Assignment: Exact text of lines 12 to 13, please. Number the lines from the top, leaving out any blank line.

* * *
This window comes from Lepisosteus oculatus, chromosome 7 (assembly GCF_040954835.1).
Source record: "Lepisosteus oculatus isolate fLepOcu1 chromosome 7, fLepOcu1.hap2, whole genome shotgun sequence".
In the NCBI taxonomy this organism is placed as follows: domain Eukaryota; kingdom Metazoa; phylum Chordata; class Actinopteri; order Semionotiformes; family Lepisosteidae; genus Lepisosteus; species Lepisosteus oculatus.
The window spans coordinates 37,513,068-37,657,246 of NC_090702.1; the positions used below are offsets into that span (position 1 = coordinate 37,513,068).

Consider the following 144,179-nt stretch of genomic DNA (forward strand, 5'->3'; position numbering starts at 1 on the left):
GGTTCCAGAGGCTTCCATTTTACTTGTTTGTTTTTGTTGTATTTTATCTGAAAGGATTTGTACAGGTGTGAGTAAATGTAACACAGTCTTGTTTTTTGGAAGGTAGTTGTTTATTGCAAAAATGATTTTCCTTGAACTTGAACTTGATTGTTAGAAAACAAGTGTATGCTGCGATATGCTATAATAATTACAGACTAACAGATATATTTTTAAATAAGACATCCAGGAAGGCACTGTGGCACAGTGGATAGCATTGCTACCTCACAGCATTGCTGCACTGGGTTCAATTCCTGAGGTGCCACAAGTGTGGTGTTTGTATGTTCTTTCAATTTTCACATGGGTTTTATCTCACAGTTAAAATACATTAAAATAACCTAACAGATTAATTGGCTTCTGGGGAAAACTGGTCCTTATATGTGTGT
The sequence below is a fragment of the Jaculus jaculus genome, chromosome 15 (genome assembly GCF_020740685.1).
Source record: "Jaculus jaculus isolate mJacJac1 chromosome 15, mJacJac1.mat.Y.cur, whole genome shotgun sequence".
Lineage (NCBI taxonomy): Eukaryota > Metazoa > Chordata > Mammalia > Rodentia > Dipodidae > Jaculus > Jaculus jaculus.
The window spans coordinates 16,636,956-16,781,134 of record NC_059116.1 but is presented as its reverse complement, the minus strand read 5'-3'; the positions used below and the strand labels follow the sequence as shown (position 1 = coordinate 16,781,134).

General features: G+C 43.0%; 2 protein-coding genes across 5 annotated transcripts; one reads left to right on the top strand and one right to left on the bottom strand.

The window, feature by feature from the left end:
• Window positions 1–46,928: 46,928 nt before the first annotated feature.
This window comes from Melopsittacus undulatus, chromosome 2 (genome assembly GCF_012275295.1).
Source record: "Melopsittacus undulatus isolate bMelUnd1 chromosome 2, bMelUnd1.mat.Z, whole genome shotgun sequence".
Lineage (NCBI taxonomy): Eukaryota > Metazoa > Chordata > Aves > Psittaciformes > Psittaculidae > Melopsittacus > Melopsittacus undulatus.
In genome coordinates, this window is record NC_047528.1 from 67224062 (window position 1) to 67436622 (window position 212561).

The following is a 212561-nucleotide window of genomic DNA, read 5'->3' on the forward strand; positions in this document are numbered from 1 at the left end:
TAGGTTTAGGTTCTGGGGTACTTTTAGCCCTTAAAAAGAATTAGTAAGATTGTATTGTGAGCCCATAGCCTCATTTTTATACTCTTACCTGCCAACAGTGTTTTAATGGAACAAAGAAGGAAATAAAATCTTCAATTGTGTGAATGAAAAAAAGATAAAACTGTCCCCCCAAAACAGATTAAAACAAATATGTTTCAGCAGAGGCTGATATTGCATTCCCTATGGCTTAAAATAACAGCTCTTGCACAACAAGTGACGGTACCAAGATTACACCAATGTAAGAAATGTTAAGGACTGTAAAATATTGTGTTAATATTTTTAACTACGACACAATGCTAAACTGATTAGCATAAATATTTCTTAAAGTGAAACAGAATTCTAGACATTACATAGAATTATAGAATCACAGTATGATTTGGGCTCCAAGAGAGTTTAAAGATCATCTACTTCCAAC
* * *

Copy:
The window, feature by feature from the left end:
• Window positions 1–46,928: 46,928 nt before the first annotated feature.